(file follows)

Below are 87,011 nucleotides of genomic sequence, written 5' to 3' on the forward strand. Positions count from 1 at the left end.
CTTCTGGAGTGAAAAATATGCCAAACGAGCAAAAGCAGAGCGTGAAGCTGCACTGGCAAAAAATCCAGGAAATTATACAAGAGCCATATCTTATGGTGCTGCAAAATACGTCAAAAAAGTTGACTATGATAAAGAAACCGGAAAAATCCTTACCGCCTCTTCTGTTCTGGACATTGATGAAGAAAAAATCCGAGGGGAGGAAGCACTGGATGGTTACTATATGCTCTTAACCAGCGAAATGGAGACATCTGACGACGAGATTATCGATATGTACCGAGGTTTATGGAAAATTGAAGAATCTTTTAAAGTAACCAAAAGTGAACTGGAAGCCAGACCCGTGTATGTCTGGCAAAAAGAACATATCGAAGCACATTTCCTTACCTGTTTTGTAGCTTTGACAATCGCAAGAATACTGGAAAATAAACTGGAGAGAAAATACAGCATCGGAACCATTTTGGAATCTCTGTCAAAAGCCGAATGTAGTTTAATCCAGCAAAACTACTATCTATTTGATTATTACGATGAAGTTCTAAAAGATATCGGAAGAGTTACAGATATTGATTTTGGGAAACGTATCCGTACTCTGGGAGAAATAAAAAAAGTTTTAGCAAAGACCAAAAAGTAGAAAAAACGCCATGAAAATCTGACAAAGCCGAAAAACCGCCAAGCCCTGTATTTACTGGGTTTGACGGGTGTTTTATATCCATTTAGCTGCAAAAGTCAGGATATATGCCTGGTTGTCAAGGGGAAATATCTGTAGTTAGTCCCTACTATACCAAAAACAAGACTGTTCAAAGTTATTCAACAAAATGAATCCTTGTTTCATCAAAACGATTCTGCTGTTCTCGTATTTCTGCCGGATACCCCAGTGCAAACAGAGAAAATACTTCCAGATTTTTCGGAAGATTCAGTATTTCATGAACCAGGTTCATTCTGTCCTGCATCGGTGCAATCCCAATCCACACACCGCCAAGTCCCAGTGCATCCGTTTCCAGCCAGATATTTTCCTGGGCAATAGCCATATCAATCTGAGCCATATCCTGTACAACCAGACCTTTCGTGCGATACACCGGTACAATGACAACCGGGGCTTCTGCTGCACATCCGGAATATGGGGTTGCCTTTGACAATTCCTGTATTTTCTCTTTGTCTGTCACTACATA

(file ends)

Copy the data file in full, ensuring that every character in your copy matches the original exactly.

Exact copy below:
Below are 87,011 nucleotides of genomic sequence, written 5' to 3' on the forward strand. Positions count from 1 at the left end.
CTTCTGGAGTGAAAAATATGCCAAACGAGCAAAAGCAGAGCGTGAAGCTGCACTGGCAAAAAATCCAGGAAATTATACAAGAGCCATATCTTATGGTGCTGCAAAATACGTCAAAAAAGTTGACTATGATAAAGAAACCGGAAAAATCCTTACCGCCTCTTCTGTTCTGGACATTGATGAAGAAAAAATCCGAGGGGAGGAAGCACTGGATGGTTACTATATGCTCTTAACCAGCGAAATGGAGACATCTGACGACGAGATTATCGATATGTACCGAGGTTTATGGAAAATTGAAGAATCTTTTAAAGTAACCAAAAGTGAACTGGAAGCCAGACCCGTGTATGTCTGGCAAAAAGAACATATCGAAGCACATTTCCTTACCTGTTTTGTAGCTTTGACAATCGCAAGAATACTGGAAAATAAACTGGAGAGAAAATACAGCATCGGAACCATTTTGGAATCTCTGTCAAAAGCCGAATGTAGTTTAATCCAGCAAAACTACTATCTATTTGATTATTACGATGAAGTTCTAAAAGATATCGGAAGAGTTACAGATATTGATTTTGGGAAACGTATCCGTACTCTGGGAGAAATAAAAAAAGTTTTAGCAAAGACCAAAAAGTAGAAAAAACGCCATGAAAATCTGACAAAGCCGAAAAACCGCCAAGCCCTGTATTTACTGGGTTTGACGGGTGTTTTATATCCATTTAGCTGCAAAAGTCAGGATATATGCCTGGTTGTCAAGGGGAAATATCTGTAGTTAGTCCCTACTATACCAAAAACAAGACTGTTCAAAGTTATTCAACAAAATGAATCCTTGTTTCATCAAAACGATTCTGCTGTTCTCGTATTTCTGCCGGATACCCCAGTGCAAACAGAGAAAATACTTCCAGATTTTTCGGAAGATTCAGTATTTCATGAACCAGGTTCATTCTGTCCTGCATCGGTGCAATCCCAATCCACACACCGCCAAGTCCCAGTGCATCCGTTTCCAGCCAGATATTTTCCTGGGCAATAGCCATATCAATCTGAGCCATATCCTGTACAACCAGACCTTTCGTGCGATACACCGGTACAATGACAACCGGGGCTTCTGCTGCACATCCGGAATATGGGGTTGCCTTTGACAATTCCTGTATTTTCTCTTTGTCTGTCACTACATA